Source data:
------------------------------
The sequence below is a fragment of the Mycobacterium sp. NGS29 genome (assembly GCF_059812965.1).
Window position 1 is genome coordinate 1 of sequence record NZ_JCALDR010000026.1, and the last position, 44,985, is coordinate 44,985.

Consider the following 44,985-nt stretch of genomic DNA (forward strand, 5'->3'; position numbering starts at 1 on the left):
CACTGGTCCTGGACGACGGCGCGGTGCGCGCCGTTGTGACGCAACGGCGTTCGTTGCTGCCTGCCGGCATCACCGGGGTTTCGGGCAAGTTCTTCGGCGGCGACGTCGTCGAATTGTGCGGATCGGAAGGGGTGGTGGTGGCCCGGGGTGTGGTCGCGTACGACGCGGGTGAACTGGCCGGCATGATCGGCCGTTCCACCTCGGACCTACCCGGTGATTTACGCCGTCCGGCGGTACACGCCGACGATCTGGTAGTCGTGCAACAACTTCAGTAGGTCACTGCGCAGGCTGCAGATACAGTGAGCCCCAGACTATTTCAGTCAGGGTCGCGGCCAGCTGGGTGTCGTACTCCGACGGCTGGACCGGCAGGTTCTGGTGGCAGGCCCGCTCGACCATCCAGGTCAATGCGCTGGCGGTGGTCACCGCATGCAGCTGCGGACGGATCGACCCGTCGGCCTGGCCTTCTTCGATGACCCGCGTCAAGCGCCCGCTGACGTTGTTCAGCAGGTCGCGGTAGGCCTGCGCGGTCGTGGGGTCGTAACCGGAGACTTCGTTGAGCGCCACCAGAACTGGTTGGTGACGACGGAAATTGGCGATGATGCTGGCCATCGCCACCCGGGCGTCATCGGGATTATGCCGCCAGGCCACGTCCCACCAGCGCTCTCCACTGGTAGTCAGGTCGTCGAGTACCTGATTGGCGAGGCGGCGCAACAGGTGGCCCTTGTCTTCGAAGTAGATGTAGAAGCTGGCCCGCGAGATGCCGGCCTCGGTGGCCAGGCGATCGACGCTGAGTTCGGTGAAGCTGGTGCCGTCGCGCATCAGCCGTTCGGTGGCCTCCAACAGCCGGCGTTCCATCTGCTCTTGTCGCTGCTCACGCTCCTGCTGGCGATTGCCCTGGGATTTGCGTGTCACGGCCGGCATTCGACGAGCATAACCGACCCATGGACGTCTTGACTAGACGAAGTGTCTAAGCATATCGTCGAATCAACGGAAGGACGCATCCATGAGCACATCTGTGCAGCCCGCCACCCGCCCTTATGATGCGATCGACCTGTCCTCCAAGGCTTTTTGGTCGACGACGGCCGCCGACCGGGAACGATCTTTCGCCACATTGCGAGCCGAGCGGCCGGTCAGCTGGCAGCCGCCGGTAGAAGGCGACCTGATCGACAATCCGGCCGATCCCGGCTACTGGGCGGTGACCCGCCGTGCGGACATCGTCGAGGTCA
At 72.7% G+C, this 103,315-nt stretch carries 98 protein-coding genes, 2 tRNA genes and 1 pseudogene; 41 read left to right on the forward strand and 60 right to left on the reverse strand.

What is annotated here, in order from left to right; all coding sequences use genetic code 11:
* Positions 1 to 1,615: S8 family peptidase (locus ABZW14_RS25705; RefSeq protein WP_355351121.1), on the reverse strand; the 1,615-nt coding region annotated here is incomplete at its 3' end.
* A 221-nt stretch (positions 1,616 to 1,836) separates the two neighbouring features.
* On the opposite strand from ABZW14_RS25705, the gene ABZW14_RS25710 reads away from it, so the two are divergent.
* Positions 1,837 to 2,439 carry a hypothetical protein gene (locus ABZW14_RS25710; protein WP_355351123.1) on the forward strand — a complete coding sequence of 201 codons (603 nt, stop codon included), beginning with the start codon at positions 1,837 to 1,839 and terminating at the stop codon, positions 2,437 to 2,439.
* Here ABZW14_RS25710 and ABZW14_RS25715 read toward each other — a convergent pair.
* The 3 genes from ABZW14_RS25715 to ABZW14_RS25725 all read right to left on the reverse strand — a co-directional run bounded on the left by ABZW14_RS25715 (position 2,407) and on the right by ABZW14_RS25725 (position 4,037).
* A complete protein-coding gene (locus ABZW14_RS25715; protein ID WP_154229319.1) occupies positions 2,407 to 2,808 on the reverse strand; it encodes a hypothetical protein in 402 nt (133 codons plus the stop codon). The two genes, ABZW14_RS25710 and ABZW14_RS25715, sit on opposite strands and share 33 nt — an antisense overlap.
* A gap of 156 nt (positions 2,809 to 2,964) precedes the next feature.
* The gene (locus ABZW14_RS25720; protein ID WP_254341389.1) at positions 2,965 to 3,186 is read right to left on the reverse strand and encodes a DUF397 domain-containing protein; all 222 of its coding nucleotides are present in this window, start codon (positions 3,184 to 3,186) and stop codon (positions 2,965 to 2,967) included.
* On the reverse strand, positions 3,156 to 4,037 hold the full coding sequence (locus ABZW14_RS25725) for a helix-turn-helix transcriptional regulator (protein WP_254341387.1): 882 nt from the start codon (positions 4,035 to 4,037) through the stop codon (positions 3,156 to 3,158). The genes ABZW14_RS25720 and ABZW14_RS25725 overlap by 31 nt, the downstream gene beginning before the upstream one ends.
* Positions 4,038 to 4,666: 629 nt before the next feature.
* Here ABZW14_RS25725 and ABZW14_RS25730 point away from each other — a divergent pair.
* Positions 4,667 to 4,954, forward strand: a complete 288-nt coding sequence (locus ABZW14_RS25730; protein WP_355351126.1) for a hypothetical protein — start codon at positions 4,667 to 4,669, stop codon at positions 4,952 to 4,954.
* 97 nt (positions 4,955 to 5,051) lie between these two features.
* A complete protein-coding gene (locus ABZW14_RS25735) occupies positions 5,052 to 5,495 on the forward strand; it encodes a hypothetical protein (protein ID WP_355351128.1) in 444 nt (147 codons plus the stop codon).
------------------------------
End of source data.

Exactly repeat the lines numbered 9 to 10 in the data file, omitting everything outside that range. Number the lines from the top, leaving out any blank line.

* On the opposite strand from ABZW14_RS25705, the gene ABZW14_RS25710 reads away from it, so the two are divergent.
* Positions 1,837 to 2,439 carry a hypothetical protein gene (locus ABZW14_RS25710; protein WP_355351123.1) on the forward strand — a complete coding sequence of 201 codons (603 nt, stop codon included), beginning with the start codon at positions 1,837 to 1,839 and terminating at the stop codon, positions 2,437 to 2,439.